Artificially modulating positive and negative memories in healthy and maladaptive states

Thursday, January 11, 2018 - 12:00pm to 1:00pm
Hellman Auditorium, NY State Psychiatric Institute, Pardes Building, 1051 Riverside Drive, New York NY
With the accumulation of our knowledge about how memories are formed, retrieved, and updated, neuroscience is now reaching a point where discrete memories can be identified and manipulated at rapid timescales. Here, I will review recent advances in memory research that combine transgenic, optogenetic, in vivo imaging, and viral-tracing strategies to visualize and manipulate discrete sets of cells sufficient to modulate mnemonic processes. I will focus on three lines of research: acutely activating and visualizing hippocampus cells to drive the behavioral expression of positive and negative memories; acutely activating cells processing positive memories to suppress the return of fear; and, chronically activating cells processing positive and negative memories to enduringly modulate social and hedonic-like states. Together, I propose that defined sets of hippocampus cells provide a neuronal node sufficient to permanently alter healthy and maladaptive states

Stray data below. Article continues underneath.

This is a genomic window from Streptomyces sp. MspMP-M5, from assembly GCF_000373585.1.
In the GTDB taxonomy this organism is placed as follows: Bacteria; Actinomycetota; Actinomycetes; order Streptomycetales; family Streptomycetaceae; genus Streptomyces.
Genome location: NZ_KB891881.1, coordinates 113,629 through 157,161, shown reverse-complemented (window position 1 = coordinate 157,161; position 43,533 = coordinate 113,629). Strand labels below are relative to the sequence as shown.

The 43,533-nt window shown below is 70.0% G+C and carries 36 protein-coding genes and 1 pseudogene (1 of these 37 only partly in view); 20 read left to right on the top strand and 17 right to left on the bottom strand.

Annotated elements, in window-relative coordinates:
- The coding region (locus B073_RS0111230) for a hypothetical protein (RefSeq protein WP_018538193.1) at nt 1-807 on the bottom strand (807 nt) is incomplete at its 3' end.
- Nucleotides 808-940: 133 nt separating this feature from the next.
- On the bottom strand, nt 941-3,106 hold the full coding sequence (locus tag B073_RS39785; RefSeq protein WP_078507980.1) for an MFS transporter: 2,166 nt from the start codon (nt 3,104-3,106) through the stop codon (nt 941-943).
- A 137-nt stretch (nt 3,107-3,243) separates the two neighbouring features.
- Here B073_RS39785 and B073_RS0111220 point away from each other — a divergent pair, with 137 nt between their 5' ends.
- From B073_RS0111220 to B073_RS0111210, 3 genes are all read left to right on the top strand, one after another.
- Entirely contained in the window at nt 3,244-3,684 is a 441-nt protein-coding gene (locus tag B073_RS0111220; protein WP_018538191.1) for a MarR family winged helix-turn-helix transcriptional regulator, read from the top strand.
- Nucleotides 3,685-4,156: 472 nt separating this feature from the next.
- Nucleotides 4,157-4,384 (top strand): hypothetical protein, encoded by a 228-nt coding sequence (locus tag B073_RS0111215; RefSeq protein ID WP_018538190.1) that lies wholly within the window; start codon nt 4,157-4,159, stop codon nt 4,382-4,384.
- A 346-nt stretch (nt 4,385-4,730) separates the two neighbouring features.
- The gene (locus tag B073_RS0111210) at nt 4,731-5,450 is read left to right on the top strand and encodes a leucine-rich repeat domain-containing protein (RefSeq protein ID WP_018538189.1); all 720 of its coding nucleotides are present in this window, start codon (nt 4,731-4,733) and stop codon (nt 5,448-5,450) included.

Dr. Steve Ramirez
Home Institution: 
Boston University
Event Types: 
Neurobiology Seminars